According to this article in "el país" España delega en la UE la paralización del nuevo modelo 737 de Boeing, the Spanish government claims that

El Gobierno señala que no tiene competencias para restringir la aeronave [...] España no puede imponer ninguna restricción a aeronaves que disponen de certificado emitido por EASA.

that is

The government points out that it does not have the authority to impose restrictions on this airplane [...] Spain cannot impose any restriction on airplanes that have obtained certification by the EASA (the European Union Aviation Safety Agency).

Further down, the article says that the UK, Germany, France, and other EU countries did close today its airspace for the Boeing 737 Max8.

Do other European countries have more rights than Spain on this issue, did the other countries act against common EU standards, or is the Spanish government making wrong claims?

  • 4
    You'd probably get a more thorough answer at either Politics or Law SE sites, since the question is basically about EU policy/law.
    – Giter
    Mar 12, 2019 at 18:35
  • 6
    We also have an entire site devoted to Aviation. And if nothing else then the fact that several countries have actually done it would indicate that they do have the right. Mar 12, 2019 at 18:54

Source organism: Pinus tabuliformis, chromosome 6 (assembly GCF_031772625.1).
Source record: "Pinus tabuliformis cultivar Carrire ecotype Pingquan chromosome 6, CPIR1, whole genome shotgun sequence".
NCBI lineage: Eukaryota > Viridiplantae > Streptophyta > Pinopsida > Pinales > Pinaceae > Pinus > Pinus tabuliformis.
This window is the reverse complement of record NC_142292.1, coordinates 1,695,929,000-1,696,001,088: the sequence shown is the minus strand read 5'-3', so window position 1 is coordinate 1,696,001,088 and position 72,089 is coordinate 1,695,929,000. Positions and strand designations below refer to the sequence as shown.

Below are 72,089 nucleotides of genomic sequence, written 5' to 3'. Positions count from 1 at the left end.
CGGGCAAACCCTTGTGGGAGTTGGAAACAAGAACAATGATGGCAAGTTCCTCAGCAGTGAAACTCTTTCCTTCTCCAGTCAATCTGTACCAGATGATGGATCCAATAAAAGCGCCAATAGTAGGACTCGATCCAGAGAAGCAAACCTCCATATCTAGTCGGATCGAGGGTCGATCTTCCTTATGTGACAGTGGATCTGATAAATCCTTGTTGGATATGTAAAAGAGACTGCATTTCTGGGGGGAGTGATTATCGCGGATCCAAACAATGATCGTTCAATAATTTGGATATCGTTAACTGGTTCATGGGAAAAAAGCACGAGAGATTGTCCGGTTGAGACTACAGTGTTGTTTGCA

• 1
    point is moot now as EASA as of 2000CET on 12/03/2018 closed the entire European airspace to the 737Max until further notice.
    – jwenting
    Mar 13, 2019 at 8:34
  • 2
    It's unclear. Never been tested before - but as with most things, it boils down to "whoever scrambles the fighters for an intercept gets to make the rules." Mar 13, 2019 at 9:31

1 Answer 1


Yes, because Germany and France banned the airplane entering it's airspace before the EASA banned it.

From DW.com

Germany has banned flights by the Boeing 737 MAX 8 in its airspace, becoming one of the latest countries to do so after last Sunday's Ethiopian Airlines crash.

France's DGAC aviation agency also barred such flights through its airspace Tuesday, along with Britain's Civil Aviation Authority.

"Safety comes first," said German Transport Minister Andreas Scheuer, shortly after Germany-based travel operator TUI said it was halting flights with the aircraft across all of the group's airlines.

"Until all doubts have been cleared up, I have ordered that German airspace be closed to all Boeing 737 MAX aircraft with immediate effect," Scheuer told German NTV television.

The European Aviation Safety Agency (EASA) later said it would be grounding all flights involving the plane, widening to prohibition to all EU member states.

  • 4
    So why does the Spanish government claim that European law does not allow them to ban a certain type of plane?
    – KlausN
    Mar 12, 2019 at 21:23
  • 4
    Until it is tested in the courts, how can we know if the bans are legal?
    – Oddthinking
    Mar 12, 2019 at 23:57
  • @KlausN maybe Spanish law does not allow Spain to ban a plane certified by EASA.
    – phoog
    Aug 21, 2022 at 21:28

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